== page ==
In that place on the edge of Nice, I could imagine the city anyway I wanted because I didn't hear its noise. When I left in themorning, after my night shift, I felt my legs heavy and lazy. I hadtime to see details that, otherwise, I wouldn't have noticed: likethe noise the hairdresser made when she placed nail polish in thewindow (the hairdresser was also the beautician of the town) thelittle bottles clattered against each other or hit the glass and madethe same sound of pebbles on the beach, a liquid pleasingknocking. There was also the girl with the long neck, who lefthome with a bunch of flowers in her hand. She might have beenthe daughter of the florist, a woman with the same neck, whoseshop was a little down the street, but I enjoyed imagining that shereceived a fresh bunch every evening, and that the next morningshe passed them on to someone else.

‘A child who doesn’t read is a child who doesn’t dream.’
Articoli Liberi is based in the south of France. We are a nonprofit organization born to diffuse free books to schools all over the world. We distribute for free and we use the proceeds from the online sales to print extra copies. The objective is to join as more students as we can and pass down the importance of reading to the new generation.

We are a group of friends, all different from each other, but united by a unique big passion: reading. We believe that a book keeps in its pages the ideas of the person who wrote it, but also those of the person who reads and will speak about it. And for this exchange of ideas, we started exchanging books.
We decided to collaborate with Frank Iodice and publish his amazing novel because (as it was with his ‘Brief Dialogue on Happiness with Pepe Mujica’) it contains all the messages that we ourselves try to leave to the young: the importance of personal freedom; love for reading and for a simple life; rebellion against the modern politics of hate and obsessive competition.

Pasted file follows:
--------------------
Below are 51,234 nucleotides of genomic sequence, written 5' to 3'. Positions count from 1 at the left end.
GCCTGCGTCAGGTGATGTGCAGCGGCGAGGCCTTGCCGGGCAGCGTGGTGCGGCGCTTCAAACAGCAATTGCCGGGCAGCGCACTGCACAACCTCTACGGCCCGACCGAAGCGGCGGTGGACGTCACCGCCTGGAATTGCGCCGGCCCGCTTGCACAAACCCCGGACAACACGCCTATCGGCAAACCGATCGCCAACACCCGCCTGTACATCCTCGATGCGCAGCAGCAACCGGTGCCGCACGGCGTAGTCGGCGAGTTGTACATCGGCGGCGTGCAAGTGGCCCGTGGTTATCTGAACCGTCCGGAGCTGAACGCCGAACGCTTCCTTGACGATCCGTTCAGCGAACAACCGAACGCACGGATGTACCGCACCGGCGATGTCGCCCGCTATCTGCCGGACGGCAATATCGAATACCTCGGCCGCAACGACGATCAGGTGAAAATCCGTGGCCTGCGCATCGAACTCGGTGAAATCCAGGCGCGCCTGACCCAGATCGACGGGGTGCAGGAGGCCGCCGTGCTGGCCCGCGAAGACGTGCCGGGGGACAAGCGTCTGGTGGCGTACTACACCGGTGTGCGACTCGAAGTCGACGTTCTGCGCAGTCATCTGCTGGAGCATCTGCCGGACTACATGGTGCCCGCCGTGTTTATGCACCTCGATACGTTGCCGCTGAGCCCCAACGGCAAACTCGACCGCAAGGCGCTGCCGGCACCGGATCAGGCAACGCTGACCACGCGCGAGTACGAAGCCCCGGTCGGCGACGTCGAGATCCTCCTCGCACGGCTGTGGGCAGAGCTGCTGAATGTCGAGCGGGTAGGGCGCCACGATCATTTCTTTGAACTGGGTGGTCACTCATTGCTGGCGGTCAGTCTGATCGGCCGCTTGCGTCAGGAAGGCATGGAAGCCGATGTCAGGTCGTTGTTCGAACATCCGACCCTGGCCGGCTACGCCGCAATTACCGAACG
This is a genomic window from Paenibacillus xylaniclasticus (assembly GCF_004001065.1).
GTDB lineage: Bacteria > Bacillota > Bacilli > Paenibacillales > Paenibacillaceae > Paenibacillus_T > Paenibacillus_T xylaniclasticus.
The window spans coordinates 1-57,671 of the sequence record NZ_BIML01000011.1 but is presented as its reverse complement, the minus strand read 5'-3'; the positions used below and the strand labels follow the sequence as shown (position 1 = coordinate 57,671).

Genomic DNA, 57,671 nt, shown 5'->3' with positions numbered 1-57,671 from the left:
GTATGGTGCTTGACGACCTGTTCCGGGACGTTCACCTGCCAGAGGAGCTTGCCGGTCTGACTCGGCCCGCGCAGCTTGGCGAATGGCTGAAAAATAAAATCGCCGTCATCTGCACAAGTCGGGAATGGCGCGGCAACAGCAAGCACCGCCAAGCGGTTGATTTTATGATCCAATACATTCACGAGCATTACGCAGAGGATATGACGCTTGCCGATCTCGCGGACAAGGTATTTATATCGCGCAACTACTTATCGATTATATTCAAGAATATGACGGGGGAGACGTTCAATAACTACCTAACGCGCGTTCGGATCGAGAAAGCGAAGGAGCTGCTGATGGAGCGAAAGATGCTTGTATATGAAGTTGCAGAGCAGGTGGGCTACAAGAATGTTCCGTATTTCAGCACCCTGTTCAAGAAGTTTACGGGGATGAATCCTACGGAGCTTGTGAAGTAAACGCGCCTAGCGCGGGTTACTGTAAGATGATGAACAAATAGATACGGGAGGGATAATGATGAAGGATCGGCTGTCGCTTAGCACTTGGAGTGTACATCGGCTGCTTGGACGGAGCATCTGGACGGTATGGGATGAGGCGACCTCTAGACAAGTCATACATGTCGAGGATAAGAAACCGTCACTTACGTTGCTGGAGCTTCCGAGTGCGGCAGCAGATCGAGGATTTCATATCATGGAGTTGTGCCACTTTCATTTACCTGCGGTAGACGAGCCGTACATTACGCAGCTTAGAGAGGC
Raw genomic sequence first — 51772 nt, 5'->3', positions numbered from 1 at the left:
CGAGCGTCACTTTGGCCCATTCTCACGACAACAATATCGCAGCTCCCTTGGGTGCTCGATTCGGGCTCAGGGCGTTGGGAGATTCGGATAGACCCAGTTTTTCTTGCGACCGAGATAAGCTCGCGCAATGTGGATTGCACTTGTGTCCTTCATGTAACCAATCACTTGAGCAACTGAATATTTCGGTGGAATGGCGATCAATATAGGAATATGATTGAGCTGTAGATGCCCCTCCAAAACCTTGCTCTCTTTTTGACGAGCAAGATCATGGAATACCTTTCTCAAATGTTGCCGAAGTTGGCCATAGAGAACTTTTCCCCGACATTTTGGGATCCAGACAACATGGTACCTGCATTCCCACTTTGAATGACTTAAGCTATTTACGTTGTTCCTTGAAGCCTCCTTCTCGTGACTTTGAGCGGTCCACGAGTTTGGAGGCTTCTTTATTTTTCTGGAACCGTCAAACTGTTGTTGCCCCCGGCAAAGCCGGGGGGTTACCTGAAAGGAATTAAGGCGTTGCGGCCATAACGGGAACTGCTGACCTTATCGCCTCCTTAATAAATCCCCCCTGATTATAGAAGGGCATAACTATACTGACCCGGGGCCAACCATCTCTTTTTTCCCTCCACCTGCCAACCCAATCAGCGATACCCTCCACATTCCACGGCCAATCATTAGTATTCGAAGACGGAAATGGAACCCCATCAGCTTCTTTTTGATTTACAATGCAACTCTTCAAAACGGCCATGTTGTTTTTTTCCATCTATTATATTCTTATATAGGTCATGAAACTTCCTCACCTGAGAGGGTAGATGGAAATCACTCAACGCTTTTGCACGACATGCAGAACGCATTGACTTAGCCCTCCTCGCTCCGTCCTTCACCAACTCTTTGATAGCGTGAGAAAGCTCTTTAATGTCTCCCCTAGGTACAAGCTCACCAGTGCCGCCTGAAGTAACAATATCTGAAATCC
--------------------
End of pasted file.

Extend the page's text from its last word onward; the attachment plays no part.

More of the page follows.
‘A Perfect Idiot’ was originally published in Italian as ‘Un perfetto idiota’, by Edizioni Il Foglio, in February 2017. An excerpt from the first version of this translation project appeared in Trafika Europe 14 - Italian Piazza, in July 2018. Then the author reworked the whole novel and turned it into a new novel, as he himself explained to us:

‘I had to change the structure of every sentence, cutting almost 50 pages in total. Many paragraphs from the original version simply didn’t work in English. So, I adapted my story to an English-speaker readership. And I must admit that I prefer it now. The story goes right where I want it to go’.

The English version will be distributed for free to schools (starting with a conference plan across France, Italy, and the UK50 copies to each school).

It will be also presented at the Writers Weekend, Augusta University, in March 2019, by the author and Giada Biasetti, one of the professors that collaborated on this wonderful project.
If you want to know more about our future encounters with the students or our nice books, follow us at articoliliberi.blog.

Diffusing books for free has turned out to be our vocation, but we constantly need your support if we want to succeed.


We are proud of the cover art. It was realized by Gary Taxali, an acclaimed, award-winning fine artist and illustrator, known for his retro stylized art in the realm of pop. Gary was glad to participate in our project and offered his terrific artwork wishing us the best with this mission. Find out more about Gary Taxali at garytaxali.com.


Frank Iodice is an Italian freelance journalist and writer. He is the author of numerous novels, like ‘La meccanica dei sentimenti’ (Eretica Edizioni 2018), ‘Matroneum’ (Il Foglio 2018), ‘Un perfetto idiota’ (Il Foglio 2017) and many more. 10.000 copies of his ‘Brief Dialogue on Happiness with Pepe Mujica’ have been distributed for free to French and Italian high schools.
He lives between Paris and Lyon.  His blog is frankiodice.it